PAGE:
When Morteira arrived, he was offered leadership of the Beth Jacob congregation, the community’s first. He also founded Keter Torah, the community’s religious school, and taught the upper grade there. When Beth Jacob, Neve Shalom and Beth Israel consolidated into one congregation in 1639, Morteira was named its chief rabbi.

The blessing and the curse

After growing up in Venice’s infamous ghetto (it’s where the word originated) and having to get special dispensation from the king to exist in France, Amsterdam’s freedom must have seemed bewildering to Morteira. He reminded his congregation of their good fortune regularly. In one sermon, he compared their easy life to the restrictions and violence Jews in other places endured:

“Where are the taxes of Venice? The censorship of books that exists throughout Italy? The seizing of children for forced conversion? The sign of the [Jewish] hat? The ghettos? The need to request permission [to remain]? Being shut away at the evil time [Holy Week]? Where is the derision shown towards Jews in Rome, [forced to] go out naked on their holiday, forced to attend their [Christian] services, forced to bow down to the Pope? Where are the blood libels of Poland? Where are the humiliations of Germany? Where are the hours when they prevent us from attending the [commercial] fairs? The entrances through which we may not walk, the wells from which we may not drink? Where is the harsh oppression of Turkey? The poll tax that is levied there? The cruelty of the gentiles? The fire thrown into houses? The deadly tortures connected with the manufacturing of their clothes? Where is the degradation of Barbary? Where is the youngster who will strike an old man? Where are the animal carcasses which they compel us to remove form their paths? And much more of the same, that our brothers, the entire house of Israel, suffer throughout their dispersion in exile. But God has brought us out from there.”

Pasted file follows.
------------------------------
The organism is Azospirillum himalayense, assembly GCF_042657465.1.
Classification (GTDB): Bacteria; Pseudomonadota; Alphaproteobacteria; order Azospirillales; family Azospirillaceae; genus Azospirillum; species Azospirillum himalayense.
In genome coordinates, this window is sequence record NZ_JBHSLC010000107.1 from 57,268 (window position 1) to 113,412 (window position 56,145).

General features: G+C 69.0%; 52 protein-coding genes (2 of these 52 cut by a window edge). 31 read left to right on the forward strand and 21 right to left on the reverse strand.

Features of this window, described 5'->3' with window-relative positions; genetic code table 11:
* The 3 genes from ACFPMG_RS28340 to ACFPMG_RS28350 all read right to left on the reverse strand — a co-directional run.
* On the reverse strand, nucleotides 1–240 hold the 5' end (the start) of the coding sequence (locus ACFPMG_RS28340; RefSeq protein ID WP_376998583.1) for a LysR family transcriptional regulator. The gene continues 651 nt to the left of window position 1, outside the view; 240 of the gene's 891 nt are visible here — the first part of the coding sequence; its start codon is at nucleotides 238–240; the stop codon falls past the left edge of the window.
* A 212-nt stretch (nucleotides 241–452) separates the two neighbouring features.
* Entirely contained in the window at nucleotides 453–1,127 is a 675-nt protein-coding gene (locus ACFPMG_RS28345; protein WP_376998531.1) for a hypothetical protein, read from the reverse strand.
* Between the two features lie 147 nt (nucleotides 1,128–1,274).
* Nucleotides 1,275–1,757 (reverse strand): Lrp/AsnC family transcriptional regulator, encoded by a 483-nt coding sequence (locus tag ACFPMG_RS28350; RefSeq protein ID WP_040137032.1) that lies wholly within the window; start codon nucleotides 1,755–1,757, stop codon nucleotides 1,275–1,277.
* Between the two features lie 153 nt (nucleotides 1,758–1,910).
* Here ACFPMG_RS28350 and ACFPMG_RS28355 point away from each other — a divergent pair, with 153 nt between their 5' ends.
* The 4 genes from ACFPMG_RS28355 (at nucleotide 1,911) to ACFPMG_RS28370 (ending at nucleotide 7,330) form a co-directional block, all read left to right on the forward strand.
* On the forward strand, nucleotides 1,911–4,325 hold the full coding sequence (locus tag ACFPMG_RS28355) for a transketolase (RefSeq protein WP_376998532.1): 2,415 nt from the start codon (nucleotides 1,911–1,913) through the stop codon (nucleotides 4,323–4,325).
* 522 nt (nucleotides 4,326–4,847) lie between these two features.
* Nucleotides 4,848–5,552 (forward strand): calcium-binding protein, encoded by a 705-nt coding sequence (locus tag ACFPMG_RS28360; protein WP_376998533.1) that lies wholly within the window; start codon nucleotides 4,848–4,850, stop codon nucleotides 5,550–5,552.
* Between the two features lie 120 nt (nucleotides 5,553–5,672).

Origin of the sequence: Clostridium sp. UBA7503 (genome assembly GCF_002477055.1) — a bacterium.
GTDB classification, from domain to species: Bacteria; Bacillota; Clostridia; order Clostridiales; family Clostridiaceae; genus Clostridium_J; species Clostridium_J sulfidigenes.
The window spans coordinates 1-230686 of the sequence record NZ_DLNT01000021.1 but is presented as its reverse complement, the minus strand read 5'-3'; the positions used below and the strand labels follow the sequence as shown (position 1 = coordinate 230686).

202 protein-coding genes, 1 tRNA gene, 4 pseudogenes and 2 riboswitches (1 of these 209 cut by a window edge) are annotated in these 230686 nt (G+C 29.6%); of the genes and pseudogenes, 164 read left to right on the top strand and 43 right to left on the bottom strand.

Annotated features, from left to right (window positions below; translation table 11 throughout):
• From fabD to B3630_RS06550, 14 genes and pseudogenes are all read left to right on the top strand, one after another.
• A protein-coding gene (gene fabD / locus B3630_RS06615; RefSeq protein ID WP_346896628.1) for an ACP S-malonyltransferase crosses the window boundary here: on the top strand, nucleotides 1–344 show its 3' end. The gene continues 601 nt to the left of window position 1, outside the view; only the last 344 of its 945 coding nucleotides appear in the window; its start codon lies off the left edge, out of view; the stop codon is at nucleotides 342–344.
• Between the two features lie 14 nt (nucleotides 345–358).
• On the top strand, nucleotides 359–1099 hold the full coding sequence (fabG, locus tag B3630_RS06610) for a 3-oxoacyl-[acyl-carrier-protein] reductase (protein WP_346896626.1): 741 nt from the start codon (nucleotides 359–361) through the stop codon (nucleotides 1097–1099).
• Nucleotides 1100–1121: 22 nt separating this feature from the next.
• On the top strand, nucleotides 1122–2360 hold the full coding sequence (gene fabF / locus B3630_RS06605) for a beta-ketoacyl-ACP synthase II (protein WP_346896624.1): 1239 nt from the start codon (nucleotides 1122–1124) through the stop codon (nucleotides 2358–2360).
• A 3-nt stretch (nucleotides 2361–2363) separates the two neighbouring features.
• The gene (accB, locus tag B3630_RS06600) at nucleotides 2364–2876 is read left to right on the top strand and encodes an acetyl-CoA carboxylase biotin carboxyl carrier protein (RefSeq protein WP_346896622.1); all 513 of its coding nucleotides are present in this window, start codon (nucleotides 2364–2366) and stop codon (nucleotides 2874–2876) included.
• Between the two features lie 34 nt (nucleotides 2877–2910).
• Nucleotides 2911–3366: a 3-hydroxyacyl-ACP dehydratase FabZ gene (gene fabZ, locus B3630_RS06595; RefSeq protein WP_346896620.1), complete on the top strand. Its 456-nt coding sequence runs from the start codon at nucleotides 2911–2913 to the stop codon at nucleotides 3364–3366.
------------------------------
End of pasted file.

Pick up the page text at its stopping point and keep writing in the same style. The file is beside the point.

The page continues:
But if the freedom of Amsterdam came as a great relief to both Morteira and his congregation, it was in another way a great challenge to the rabbi. Because, without the ghetto, the requirement to wear distinctive clothing and the social ostracization, Amsterdam’s Jews found it suddenly much easier to assimilate than ever before. And that was something Morteira desperately wanted to stop.